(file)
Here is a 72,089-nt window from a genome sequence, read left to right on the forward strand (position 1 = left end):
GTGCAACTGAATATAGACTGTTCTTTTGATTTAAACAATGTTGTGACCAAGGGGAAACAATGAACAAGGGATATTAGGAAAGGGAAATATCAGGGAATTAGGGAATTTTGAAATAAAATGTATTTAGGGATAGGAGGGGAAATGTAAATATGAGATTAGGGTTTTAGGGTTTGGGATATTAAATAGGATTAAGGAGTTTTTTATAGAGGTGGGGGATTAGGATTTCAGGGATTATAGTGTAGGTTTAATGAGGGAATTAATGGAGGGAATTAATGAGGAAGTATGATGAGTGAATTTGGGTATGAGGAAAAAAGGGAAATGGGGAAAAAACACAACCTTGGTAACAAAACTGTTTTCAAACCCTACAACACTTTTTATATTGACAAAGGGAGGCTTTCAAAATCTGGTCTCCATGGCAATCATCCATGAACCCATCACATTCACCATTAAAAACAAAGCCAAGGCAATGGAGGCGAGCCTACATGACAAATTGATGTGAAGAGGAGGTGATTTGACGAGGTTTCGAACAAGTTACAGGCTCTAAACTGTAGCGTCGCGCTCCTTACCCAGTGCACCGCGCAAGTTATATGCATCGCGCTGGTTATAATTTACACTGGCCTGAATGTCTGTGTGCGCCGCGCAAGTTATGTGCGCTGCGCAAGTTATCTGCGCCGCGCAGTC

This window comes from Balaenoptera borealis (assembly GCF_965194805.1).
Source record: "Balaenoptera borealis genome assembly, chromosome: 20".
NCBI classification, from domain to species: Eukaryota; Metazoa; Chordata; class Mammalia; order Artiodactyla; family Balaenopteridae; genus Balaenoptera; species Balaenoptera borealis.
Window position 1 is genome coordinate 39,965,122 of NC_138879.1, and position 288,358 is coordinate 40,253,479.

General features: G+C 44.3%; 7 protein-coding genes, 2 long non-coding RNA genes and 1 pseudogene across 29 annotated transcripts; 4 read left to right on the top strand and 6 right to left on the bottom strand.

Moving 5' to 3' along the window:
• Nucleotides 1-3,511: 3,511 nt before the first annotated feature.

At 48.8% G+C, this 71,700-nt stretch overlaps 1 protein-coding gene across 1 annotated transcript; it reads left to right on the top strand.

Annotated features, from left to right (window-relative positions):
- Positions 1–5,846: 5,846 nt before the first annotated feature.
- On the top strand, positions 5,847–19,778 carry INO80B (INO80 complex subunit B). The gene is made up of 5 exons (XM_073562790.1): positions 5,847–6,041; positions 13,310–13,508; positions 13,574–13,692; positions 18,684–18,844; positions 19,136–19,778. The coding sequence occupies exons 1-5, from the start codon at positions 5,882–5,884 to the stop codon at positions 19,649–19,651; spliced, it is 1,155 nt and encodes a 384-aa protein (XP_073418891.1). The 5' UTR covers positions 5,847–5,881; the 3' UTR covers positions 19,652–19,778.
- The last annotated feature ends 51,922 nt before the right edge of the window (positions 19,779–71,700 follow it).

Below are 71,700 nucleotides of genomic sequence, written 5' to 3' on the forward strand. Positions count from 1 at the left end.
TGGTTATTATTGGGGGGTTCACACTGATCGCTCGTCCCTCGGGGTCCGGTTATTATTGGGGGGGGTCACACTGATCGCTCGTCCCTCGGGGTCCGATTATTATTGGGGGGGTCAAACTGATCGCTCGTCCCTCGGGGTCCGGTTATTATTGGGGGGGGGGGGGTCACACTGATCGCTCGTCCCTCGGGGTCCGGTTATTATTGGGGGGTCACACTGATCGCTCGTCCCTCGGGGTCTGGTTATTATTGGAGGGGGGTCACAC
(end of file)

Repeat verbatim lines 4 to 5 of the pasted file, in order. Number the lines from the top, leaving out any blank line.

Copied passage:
Source record: "Balaenoptera borealis genome assembly, chromosome: 20".
NCBI classification, from domain to species: Eukaryota; Metazoa; Chordata; class Mammalia; order Artiodactyla; family Balaenopteridae; genus Balaenoptera; species Balaenoptera borealis.